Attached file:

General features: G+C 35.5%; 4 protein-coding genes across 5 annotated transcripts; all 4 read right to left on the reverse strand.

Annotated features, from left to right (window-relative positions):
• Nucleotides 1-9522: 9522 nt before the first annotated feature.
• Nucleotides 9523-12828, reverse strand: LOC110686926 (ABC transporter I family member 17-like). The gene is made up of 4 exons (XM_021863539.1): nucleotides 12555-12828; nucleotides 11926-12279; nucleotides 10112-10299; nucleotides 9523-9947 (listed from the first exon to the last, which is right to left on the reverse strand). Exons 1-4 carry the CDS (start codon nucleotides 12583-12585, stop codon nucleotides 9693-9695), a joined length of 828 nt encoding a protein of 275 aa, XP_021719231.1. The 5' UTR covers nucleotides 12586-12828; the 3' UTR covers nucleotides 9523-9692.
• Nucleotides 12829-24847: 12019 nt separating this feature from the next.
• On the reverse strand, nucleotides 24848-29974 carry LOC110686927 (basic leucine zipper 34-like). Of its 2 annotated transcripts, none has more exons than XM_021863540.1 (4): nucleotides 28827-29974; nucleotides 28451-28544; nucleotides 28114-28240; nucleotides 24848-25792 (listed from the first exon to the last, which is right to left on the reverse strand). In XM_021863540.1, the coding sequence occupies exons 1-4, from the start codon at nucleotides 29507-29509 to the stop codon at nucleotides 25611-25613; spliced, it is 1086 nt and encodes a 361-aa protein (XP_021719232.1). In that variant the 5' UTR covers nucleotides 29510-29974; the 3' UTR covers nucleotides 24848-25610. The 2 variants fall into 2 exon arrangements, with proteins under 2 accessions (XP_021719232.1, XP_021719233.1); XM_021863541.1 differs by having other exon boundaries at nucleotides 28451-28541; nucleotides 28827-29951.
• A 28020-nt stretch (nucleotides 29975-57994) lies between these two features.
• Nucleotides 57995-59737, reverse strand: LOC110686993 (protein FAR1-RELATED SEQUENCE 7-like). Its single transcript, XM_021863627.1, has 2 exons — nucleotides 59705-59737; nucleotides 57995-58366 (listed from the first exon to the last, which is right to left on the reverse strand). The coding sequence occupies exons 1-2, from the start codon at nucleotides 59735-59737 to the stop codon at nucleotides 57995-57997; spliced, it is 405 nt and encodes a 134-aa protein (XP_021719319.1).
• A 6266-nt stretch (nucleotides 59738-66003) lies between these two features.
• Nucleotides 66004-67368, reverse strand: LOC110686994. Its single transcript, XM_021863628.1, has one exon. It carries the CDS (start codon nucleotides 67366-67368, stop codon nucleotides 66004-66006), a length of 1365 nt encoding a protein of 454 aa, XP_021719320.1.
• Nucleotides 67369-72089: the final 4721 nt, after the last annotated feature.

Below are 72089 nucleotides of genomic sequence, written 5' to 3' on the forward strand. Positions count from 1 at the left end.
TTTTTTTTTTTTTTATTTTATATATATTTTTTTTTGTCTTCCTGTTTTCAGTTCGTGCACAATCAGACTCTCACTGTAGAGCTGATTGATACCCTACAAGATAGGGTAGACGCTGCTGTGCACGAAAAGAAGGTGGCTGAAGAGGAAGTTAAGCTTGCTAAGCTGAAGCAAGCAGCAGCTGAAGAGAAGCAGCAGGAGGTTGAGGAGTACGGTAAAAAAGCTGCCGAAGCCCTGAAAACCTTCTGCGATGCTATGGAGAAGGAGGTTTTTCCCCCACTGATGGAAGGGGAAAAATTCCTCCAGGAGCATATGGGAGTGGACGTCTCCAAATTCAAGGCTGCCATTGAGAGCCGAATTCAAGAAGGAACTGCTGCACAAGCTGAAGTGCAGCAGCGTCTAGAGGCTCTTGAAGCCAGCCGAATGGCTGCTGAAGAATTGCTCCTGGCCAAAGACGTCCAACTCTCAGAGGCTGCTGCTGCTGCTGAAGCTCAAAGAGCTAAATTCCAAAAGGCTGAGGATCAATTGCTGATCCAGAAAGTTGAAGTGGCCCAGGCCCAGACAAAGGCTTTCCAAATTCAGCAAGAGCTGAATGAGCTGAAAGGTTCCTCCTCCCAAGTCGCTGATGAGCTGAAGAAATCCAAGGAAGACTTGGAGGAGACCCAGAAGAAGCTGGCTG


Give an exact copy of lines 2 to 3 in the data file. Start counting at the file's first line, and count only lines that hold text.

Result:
Annotated features, from left to right (window-relative positions):
• Nucleotides 1-9522: 9522 nt before the first annotated feature.